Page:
To examine the second possibility, we conducted a BLAST search (Altschul et al., 1990) of the latest DDBJ/EMBL/GenBank International Nucleotide Sequence Database using the M1 Fut4 sequence as the query. However, we found only the mouse Fut4 gene itself, and no other regions of the completely sequenced mouse genome (Mouse Genome Sequencing Consortium, 2002) can be aligned with the M1 Fut4. Therefore, there seems to exist no gene paralogous to the Fut4 gene.
Therefore, we are left with the last two possibilities: introgression or balancing selection. Unfortunately, however, there is no way to test these hypotheses at this moment. The nucleotide sequence of the donor species of introgression should be investigated in the future. When balancing selection operates, two allelic lineages are expected to coexist, as observed for the Dfy locus (see Fig. 3H), as we discuss below. Therefore, we are inclined to choose the introgression hypothesis for this locus, because only one strain (M1) showed anomaly in the Fut4 locus.
The mouse Dfy gene, homolog of human FY (gene for Duffy blood group), is a member of the superfamily of chemokine receptors (Luo et al., 1997). Two distinct alleles exist among the 10 mice strains, and both variants are present in at least two of the three subspecies. (Fig. 3H). We can consider three nonexclusive possibilities responsible for this peculiar pattern of Dfy sequences; (1) they have been maintained by some kind of a balancing selection through the divergence of the subspecies, (2) introgression of alleles from one subspecies to other, and (3) the ancestral polymorphism is kept to present-day populations. If balancing selection is quite strong, both lineages may coexist in many local populations of all the subspecies. This can be examined in future. Possibilities (2) and (3) are not easy to be distinguish, for they are not exclusive.
Our data suggest that even the reproductive barrier between M. musculus and other species is incomplete. A rough estimation of the divergence time between M. musculus and M. spicilegus without considering the complicated lineage sorting becomes about 2.4 Myr, using the mutation rate λ = 4.8 × 10–9 per site per year in introns of rodent lineages (Li et al., 1996). The divergence time (T) is obtained under the assumption of rate constancy, where the evolutionary distance d = 2λT. The average number of synonymous substitutions per site (ds; Ina, 1995) between most distant pairs of strains in the two species was used as d. The divergence time estimate between M1 (BLG2) and M3 (MSM) in Fut4 is about 5.7 Myr, which is more than two times larger than the estimated musculus – spicilegus divergence time.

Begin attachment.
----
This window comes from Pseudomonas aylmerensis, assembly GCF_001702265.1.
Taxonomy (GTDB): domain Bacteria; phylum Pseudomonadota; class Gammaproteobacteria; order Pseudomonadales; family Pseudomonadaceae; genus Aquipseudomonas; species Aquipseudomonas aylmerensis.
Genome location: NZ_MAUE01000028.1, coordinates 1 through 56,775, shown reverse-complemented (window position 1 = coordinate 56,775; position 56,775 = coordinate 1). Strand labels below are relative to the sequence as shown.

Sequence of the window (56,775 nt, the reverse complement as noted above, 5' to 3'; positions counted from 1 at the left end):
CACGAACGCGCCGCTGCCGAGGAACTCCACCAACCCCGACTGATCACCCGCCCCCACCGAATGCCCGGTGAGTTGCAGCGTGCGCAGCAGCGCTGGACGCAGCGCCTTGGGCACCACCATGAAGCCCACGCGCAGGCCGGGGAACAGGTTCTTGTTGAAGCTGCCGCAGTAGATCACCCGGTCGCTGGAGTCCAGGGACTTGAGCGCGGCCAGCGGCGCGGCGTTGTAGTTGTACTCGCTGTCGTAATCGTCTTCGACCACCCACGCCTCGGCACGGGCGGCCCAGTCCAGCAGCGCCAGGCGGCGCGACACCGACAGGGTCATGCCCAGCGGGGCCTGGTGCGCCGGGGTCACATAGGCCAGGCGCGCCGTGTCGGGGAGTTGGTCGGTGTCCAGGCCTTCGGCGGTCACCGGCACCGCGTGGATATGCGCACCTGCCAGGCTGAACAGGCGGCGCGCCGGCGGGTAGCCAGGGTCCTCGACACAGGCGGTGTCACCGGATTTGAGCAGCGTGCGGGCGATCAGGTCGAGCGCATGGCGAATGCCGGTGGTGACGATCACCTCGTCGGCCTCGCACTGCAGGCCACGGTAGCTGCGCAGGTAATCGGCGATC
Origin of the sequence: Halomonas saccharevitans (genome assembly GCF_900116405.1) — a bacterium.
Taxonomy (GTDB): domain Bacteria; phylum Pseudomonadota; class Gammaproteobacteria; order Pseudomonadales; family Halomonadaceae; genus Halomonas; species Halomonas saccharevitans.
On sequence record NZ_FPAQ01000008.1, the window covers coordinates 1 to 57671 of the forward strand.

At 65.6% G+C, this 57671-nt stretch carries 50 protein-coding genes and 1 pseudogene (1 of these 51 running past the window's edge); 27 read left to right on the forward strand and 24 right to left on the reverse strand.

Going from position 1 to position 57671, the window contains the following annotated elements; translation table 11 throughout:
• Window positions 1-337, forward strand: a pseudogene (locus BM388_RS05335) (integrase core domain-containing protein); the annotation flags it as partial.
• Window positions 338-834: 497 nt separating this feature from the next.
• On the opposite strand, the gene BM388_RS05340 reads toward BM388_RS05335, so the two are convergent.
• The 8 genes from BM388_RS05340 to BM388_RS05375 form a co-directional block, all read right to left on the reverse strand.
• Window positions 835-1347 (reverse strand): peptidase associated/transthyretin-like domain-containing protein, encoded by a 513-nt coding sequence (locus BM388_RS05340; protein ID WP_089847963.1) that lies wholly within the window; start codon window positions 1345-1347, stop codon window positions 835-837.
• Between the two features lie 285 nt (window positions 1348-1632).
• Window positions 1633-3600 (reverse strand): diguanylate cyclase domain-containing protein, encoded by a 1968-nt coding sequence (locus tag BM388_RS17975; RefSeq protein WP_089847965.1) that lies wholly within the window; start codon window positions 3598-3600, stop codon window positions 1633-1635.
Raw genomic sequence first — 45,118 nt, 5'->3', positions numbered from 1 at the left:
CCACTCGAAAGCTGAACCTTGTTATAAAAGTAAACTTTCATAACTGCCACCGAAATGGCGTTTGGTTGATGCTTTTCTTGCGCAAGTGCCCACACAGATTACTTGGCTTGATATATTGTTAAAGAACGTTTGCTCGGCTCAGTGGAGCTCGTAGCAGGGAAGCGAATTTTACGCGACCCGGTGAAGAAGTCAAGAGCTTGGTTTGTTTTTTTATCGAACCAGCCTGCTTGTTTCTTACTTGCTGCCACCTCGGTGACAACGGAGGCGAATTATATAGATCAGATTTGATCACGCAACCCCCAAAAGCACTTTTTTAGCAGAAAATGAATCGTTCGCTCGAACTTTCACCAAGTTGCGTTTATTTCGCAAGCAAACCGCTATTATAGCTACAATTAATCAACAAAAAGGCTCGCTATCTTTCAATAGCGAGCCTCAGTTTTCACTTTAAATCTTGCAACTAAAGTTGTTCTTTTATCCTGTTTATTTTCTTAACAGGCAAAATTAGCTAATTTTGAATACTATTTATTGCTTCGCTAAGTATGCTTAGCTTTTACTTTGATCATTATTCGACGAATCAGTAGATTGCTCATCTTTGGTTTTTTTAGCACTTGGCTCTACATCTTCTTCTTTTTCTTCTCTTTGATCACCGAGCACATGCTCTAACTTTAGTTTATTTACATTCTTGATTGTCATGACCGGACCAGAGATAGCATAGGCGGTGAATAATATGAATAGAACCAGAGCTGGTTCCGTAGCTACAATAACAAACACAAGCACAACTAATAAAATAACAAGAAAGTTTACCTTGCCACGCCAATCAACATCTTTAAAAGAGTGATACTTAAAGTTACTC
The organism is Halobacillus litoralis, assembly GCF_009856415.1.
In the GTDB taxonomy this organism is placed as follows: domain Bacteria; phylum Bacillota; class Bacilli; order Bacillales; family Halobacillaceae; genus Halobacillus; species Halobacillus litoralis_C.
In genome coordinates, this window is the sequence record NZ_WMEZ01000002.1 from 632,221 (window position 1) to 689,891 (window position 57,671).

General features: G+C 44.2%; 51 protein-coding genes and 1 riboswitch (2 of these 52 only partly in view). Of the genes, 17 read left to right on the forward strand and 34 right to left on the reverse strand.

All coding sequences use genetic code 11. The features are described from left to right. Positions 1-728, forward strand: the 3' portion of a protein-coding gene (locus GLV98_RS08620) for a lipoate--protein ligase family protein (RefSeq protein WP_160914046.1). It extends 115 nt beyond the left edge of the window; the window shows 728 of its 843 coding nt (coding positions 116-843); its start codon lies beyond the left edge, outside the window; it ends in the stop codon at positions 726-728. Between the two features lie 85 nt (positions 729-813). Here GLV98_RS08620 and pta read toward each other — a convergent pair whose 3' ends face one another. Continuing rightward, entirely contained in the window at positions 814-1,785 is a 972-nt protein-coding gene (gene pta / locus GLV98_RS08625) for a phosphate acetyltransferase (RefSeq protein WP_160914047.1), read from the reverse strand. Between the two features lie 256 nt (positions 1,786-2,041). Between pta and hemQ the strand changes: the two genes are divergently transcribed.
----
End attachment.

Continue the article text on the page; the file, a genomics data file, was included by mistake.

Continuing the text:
Difference in genetic distances between M. musculus and M. spicilegus also indicates the recent introgression from an outgroup species. Two loci show very short branches leading to an outgroup S (Fig. 3C and 3K), and the sequence from S falls within the variation of M. musculus sequences in three loci (Fig. 3A, 3O, and 3T). The divergence time between M. musculus and M. spicilegus is estimated to be about 1.1Myr (She et al., 1990) or larger (Moriwaki et al., 1994; see also our estimate above). From these estimates, although we need again to consider the effect of ancestral polymorphism, the observation that about 25% of the loci (five out of 21) show the above pattern seems substantial, and indicates that the reproductive barrier between even different species of genus Mus is lower than one might have imagined.
In conclusion, an unnegligibly high level of subspecies admixture and the mosaic pattern of the genome were found from M. musculus by comparing 21 nuclear gene genealogies. This pattern is likely to be formed by ancestral polymorphism and frequent migration. Unique genealogy patterns of some loci could be resulted from introgression from other species and/or balancing selection. The nucleotide sequences of multiple loci sampled from many genomic regions in this study provide informative genealogical data for obtaining complicated picture of the evolutionary history of this species.
Credits. This study was planned by N. Saitou. All the mouse samples were provided by T. Koide, T. Shiroishi, and K. Moriwaki. Sequencing was done by Y.-H. Liu for 18 loci and by T. Kitano for 4 loci. Initial sequence analyses were conducted by Y.-H. Liu and later extended by A. Takahashi. Manuscripts were written by Y.-H. Liu, A. Takahashi, and N. Saitou.
This study was partially supported by grants-in-aid for scientific studies from the Ministry of Education, Science, Sport, and Culture, Japan, to N.S., the COE foreign visiting researcher fellowship to Y.H.L, and JSPS Postdoctoral Fellowship to A.T. We appreciate Ms. H. Kobayakawa for her help in the laboratory, and Drs. R. Noda and K. Kryukov for their help on the data analyses.